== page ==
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It is the belief of NSWA that producers and operators of marginally producing wells have a unique set of needs and concerns regarding federal legislation and regulation. NSWA’s sole responsibility is advocacy on behalf of these small producers.
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Stripper wells jeopardized by $30 oil

Bloomberg Markets Video Link

Bloomberg's Alix Steel reports on stripper well oil production


Strippers pose dilemma for oil industry

A cut in output could take investors by surprise

Nicole Friedman | Wall Street Journal
Sept. 7, 2015

Steve Plants, vice president of Plants & Goodwin Inc. in Shinglehouse, Pa., still pumps crude oil from wells drilled in the 1890s.

But with the price of crude below $50 a barrel, some of those low-producing wells, known as stripper wells, don’t turn a profit. Plants has permanently closed 10 wells, he says, and plans to plug another 10 by the end of the year.

“We’re losing money every day,” said Plants, who operates about 200 wells in Pennsylvania and New York. “If we were pumping wells every day, we might be pumping them once a week now,” to save on costs.

Plants, and thousands of individual operators like him, could turn out to be a key element in ending the oil-price rout, rather than a large producing country like Saudi Arabia or a big public company. A sharp drop in stripper-well output, currently estimated at a million barrels a day, or 11% of total U.S. production, would be nearly impossible to observe as it happens, but it could still shrink the glut that continues to weigh on prices, surprising the market, analysts say.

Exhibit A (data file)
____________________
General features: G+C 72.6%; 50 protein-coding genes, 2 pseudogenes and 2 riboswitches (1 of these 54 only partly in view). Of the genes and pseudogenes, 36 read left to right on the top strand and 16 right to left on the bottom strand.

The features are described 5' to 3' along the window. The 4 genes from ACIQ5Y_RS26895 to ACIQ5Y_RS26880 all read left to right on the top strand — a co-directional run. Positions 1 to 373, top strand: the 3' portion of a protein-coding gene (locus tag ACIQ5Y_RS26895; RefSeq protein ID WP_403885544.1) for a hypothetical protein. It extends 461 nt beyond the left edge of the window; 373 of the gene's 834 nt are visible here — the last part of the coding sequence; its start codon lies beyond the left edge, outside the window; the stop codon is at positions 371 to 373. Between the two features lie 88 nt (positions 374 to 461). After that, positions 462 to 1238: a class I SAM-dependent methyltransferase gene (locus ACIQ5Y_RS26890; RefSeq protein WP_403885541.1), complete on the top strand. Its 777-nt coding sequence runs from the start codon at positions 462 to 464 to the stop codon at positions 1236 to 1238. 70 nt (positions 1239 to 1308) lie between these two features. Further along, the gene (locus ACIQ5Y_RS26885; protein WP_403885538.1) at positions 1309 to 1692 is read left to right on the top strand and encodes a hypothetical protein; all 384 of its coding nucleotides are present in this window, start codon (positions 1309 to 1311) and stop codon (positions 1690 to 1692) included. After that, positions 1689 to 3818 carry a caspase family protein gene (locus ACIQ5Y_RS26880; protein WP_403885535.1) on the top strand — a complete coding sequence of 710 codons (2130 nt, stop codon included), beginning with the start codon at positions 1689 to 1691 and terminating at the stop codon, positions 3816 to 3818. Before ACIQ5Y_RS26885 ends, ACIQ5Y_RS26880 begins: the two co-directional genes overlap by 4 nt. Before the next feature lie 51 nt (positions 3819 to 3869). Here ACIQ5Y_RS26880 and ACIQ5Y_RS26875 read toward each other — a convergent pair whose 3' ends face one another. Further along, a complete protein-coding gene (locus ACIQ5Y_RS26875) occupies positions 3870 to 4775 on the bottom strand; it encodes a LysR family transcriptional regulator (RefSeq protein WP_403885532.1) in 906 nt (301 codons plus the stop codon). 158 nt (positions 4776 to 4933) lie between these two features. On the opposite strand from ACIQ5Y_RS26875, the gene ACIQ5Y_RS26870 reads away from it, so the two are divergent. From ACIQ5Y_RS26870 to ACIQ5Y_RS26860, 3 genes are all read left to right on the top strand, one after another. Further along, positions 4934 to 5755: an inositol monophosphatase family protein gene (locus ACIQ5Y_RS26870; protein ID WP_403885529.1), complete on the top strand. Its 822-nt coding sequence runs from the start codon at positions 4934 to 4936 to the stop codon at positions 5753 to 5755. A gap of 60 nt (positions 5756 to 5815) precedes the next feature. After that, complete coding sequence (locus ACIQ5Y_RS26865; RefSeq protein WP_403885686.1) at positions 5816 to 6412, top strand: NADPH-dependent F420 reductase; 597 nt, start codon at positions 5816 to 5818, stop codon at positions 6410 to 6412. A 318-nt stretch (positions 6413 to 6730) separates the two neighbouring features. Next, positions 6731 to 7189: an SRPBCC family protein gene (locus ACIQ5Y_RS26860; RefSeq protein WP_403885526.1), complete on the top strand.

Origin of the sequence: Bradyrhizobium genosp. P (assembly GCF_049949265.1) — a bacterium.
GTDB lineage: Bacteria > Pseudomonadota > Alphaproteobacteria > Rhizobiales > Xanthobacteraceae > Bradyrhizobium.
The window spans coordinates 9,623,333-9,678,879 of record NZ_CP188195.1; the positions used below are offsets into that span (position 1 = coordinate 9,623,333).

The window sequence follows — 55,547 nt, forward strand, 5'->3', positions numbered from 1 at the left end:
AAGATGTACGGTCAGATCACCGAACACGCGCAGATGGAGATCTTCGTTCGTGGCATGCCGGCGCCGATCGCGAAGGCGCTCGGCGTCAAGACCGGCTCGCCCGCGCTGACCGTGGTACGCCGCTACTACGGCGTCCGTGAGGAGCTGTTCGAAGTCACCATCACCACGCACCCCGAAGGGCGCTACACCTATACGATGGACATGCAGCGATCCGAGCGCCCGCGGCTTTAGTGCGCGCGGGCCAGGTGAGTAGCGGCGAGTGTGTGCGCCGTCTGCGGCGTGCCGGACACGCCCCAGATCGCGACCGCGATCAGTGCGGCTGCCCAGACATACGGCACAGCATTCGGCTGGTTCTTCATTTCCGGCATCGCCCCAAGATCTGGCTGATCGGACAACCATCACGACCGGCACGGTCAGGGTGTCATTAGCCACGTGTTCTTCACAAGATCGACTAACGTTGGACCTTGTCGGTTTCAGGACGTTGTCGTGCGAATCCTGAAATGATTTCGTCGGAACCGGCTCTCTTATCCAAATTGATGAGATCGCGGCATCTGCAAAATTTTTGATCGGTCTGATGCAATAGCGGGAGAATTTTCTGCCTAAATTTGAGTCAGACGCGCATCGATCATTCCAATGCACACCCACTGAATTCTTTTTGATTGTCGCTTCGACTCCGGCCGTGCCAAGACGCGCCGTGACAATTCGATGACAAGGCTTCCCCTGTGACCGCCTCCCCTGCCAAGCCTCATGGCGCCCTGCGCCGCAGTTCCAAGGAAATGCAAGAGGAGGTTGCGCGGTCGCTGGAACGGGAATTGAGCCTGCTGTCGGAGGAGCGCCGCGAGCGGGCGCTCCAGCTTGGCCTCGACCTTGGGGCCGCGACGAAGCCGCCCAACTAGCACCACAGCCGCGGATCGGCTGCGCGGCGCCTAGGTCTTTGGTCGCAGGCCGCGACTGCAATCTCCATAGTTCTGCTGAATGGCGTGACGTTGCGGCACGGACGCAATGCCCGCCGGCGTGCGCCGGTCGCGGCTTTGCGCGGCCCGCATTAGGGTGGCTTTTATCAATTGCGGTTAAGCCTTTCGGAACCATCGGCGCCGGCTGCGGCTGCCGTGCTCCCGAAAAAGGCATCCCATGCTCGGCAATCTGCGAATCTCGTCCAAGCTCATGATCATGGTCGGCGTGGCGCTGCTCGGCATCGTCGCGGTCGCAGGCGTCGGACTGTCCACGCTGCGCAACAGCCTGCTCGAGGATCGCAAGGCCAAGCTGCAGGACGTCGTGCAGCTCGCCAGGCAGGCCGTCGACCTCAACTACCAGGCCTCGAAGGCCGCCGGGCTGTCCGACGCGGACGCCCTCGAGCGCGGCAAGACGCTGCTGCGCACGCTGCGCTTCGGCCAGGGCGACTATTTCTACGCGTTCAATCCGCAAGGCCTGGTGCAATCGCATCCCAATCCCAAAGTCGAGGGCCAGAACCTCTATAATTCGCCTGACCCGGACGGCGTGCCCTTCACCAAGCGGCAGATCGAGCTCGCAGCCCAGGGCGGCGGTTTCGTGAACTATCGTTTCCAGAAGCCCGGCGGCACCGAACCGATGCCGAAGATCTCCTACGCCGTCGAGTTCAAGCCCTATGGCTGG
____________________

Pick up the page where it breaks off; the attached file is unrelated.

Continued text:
While investors are closely watching public companies for signs of when crude production is set to slow, many are ignoring the country’s 400,000 stripper wells, most of which produce less than five barrels a day. Stripper wells—so called because they “strip” the remaining oil out of the ground—are mostly aging ones that continue to produce oil, but at much lower rates than when they were drilled.

In some states, including Illinois and New York, stripper wells account for all, or most, oil output. With oil prices still near six-year lows, stripper-well operators are facing new pressure to let damaged wells lie dormant, or even shut down production.

If oil prices fall back below $40 a barrel and stay there, half of stripper-well production could be shut down, said David Pursell, managing director at Tudor, Pickering, Holt & Co., a Houston investment bank. The U.S. oil benchmark on Friday lost 70 cents, or 1.5%, to close at $46.05 a barrel on the New York Mercantile Exchange.

“If you saw half-a-million barrels a day of stripper-well production come off line at the end of the year,” he said, “the market would tighten earlier in 2016.” Full Story